6. Connect Interrupts
Some Pmod IP cores require an interrupt to function properly. To see if your Pmod requires an interrupt consult the Pmod compatibility table found in the Overview Section. If your Pmod does not require an interrupt then skip to Step 7.
Attaching a Pmod IP core interrupt to the processor is different depending on which platform you are using. Select the tab that describes your platform best (consult the platform compatibility table in the Overview Section if you don't know).
6.2) Add a Concat IP core to the block design. Re-customize the concat block to make sure that the number of inputs matches the number of interrupts you need to connect to your Zynq Processor - probably only one. Click Ok.
6.1) If your MicroBlaze block doesn't have an AXI Interrupt Controller connected to it's INTERRUPT port, add an AXI Interrupt controller to your block design. Manually connect the interrupt port of the axi_intc_0 to the INTERRUPT port of your MicroBlaze block. Use Connection Automation to connect it's AXI interface to the rest of the system.
6.2) Add a Concat IP core to the block design. Re-customize the concat block to make sure that the number of inputs matches the number of interrupts you need to connect to your Microblaze Processor - probably only one. Click Ok.
7. Validate the Design
7.1) Click the Regenerate Layout button to rearrange your block design.
7.2) Select Validate Design. This will check for design and connection errors.
7.3) If you have already created an HDL wrapper for your block design as part of the board specific Getting Started With… tutorial, skip the remainder of this step. Otherwise, after the design validation step we will proceed with creating a HDL System Wrapper. Click on the Sources tab and find your block design.
7.4) Right click on your block design and click Create HDL Wrapper. Let Vivado manage the wrapper and automatically update it and click OK.
This will create a top module in VHDL and will allow you to generate a bitstream.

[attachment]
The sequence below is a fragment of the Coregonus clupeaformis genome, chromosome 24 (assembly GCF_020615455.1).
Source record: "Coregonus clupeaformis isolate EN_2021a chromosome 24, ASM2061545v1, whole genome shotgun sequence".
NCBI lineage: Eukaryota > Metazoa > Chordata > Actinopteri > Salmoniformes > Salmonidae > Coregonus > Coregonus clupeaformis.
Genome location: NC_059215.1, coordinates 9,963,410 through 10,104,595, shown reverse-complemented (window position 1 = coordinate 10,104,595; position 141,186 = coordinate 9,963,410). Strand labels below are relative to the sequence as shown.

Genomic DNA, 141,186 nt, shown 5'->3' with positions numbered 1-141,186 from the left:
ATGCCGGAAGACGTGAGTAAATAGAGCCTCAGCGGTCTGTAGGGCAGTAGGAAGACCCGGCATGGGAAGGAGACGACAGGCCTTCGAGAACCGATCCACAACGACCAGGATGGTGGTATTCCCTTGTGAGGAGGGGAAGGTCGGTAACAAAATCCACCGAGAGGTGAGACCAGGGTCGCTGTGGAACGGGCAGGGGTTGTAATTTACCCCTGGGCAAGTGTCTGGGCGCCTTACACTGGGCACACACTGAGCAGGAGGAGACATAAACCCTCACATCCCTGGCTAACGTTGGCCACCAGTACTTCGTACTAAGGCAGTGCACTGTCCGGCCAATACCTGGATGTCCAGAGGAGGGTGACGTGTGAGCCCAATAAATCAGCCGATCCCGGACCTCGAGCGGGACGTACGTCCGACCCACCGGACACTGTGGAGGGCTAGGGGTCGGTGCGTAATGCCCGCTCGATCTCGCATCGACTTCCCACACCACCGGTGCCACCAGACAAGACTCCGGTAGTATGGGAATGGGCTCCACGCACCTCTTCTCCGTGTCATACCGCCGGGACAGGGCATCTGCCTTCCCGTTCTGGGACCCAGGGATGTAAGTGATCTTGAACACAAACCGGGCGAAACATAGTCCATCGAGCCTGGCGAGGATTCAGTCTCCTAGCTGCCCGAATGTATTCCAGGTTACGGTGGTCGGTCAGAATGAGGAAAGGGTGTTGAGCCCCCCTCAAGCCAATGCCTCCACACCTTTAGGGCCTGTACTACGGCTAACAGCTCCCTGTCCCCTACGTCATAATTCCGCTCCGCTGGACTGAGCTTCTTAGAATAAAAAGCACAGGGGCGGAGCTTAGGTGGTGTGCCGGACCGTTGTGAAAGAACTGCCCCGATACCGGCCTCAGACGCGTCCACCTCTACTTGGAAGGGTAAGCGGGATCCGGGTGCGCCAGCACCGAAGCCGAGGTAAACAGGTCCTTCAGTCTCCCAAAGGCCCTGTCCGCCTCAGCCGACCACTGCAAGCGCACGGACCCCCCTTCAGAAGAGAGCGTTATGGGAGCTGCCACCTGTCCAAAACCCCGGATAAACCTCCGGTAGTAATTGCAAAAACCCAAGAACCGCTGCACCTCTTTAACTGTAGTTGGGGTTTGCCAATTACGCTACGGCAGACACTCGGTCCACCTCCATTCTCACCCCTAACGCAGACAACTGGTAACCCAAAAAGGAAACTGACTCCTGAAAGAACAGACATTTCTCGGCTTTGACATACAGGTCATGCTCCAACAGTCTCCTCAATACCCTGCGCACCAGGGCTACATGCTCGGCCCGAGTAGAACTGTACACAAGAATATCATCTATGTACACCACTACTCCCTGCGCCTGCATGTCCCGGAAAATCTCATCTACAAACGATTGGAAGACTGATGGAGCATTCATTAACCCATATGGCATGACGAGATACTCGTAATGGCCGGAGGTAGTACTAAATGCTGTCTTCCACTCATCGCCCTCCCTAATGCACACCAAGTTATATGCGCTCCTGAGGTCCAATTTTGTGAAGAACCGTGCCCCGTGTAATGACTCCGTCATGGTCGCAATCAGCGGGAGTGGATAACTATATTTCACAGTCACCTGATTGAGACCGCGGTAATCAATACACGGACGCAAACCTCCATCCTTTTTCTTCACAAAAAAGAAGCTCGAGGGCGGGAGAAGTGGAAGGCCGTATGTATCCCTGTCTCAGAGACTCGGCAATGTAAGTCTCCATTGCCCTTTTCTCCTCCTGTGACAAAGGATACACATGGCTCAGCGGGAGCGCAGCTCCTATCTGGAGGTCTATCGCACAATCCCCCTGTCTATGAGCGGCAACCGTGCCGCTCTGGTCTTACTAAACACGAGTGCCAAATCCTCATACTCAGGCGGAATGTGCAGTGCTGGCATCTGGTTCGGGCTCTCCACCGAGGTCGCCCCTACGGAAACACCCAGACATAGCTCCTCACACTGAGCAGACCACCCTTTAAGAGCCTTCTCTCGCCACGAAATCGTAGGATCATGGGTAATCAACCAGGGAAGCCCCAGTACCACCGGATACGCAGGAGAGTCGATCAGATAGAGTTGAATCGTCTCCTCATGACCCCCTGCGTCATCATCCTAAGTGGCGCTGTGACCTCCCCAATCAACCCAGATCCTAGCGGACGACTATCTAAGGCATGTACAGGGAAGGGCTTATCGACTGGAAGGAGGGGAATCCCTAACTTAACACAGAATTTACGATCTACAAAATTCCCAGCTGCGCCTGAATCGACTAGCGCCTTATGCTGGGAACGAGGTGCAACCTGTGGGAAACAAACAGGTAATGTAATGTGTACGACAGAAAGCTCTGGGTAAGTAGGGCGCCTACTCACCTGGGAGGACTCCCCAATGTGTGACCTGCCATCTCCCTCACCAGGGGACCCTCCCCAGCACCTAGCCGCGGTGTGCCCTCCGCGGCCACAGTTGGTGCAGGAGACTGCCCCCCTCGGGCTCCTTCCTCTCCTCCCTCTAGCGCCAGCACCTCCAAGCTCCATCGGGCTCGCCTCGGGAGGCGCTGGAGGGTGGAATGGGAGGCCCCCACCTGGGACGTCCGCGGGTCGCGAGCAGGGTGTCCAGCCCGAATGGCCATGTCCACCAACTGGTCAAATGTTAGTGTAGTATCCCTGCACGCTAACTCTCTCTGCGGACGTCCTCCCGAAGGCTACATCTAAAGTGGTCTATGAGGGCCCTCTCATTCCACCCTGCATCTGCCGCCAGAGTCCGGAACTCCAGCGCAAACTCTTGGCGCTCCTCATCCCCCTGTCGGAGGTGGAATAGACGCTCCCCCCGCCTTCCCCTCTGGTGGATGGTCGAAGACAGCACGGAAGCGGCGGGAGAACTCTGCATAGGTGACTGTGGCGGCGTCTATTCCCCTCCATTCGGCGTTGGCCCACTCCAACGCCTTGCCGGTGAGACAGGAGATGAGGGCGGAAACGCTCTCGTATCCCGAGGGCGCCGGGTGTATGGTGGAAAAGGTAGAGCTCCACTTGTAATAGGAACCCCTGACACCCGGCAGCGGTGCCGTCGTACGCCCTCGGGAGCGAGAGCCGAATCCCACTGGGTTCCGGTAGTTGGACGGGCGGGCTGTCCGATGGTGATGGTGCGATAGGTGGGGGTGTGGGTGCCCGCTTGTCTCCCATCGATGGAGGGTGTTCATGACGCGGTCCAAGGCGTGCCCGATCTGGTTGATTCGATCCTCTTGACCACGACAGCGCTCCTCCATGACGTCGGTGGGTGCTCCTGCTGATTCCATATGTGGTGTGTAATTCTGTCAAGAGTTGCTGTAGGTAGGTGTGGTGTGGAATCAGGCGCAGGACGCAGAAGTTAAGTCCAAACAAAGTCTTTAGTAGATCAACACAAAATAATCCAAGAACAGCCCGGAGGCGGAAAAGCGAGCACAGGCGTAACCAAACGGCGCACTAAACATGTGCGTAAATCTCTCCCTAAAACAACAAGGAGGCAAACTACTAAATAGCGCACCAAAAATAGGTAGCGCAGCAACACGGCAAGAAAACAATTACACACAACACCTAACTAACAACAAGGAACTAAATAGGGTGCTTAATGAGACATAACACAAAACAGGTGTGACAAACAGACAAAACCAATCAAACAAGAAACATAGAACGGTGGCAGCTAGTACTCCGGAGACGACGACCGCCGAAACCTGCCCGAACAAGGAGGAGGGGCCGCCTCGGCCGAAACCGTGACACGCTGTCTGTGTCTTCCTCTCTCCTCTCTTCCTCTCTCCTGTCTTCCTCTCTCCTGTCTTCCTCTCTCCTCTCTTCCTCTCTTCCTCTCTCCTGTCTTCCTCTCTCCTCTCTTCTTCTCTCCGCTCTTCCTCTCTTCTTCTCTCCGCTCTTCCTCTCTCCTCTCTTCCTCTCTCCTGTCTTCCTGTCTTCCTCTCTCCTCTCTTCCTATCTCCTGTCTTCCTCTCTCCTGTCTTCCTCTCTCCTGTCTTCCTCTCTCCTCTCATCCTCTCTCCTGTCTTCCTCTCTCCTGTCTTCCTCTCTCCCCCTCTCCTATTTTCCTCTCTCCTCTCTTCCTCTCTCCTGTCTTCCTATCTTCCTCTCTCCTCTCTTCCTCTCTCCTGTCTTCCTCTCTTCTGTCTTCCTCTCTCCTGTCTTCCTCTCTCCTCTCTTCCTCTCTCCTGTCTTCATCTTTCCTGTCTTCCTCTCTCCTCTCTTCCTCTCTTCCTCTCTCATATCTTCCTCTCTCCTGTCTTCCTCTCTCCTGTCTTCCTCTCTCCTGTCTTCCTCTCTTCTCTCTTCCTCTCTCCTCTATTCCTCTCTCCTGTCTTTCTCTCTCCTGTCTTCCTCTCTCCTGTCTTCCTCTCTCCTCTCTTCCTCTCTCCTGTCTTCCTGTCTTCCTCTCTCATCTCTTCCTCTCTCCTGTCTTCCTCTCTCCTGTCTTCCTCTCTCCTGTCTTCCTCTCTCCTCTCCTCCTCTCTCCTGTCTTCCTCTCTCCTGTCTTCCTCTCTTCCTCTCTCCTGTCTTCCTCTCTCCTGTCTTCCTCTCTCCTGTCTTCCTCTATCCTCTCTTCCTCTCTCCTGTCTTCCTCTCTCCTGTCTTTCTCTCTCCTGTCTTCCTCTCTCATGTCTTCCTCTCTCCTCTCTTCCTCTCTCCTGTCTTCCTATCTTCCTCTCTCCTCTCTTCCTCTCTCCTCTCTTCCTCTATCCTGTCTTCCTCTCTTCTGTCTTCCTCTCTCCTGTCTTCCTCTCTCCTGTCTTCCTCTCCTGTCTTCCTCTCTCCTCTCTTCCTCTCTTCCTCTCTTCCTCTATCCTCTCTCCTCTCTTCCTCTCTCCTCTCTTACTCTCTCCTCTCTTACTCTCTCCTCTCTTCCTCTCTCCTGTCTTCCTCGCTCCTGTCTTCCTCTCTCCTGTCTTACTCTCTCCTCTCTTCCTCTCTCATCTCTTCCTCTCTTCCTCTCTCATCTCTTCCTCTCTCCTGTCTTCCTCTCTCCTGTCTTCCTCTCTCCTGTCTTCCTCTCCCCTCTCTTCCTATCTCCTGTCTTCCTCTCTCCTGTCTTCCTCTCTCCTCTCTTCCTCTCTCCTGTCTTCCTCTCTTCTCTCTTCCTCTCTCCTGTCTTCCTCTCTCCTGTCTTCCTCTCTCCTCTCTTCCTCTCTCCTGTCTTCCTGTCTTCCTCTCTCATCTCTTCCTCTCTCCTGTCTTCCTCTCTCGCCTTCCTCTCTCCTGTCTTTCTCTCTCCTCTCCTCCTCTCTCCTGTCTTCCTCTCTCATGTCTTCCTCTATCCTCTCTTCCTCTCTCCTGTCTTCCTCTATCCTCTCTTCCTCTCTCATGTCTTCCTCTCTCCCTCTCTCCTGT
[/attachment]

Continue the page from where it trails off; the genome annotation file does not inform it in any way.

8. Generate the Bit File
8.2) The bit file generation will begin. The tool will run Synthesis and Implementation. After both have been successfully completed, the bit file will be created. You will find a status bar of Synthesis and Implementation running on the top right corner of the project window.
This process can take anywhere from 5 to 60 minutes depending on the computer Vivado is running on and the size of the target FPGA.
8.3) After the bitstream has been generated, a message prompt will pop-up on the screen. You don't have to open the Implemented Design for this demo. Just click Cancel.
9. Export the Hardware Design to SDK
9.1) At the top of the Vivado window, click File → Export → Export Hardware. Check the box to Include Bitstream and click OK. This will give Xilinx SDK all of the information it needs to know about the hardware design, as well as the files needed to program the hardware onto a target FPGA system board.
A new file directory will be created in the project directory under echo_server.SDK similar to the Vivado hardware design project name. Two other files, .sysdef and .hdf are also created. This step essentially creates a new SDK Workspace.
9.2) On the main toolbar, click File → Launch SDK. Leave both of the dropdown menus as their default <Local to Project> and click OK. This will open Xilinx SDK and import the exported hardware.
10. Xilinx SDK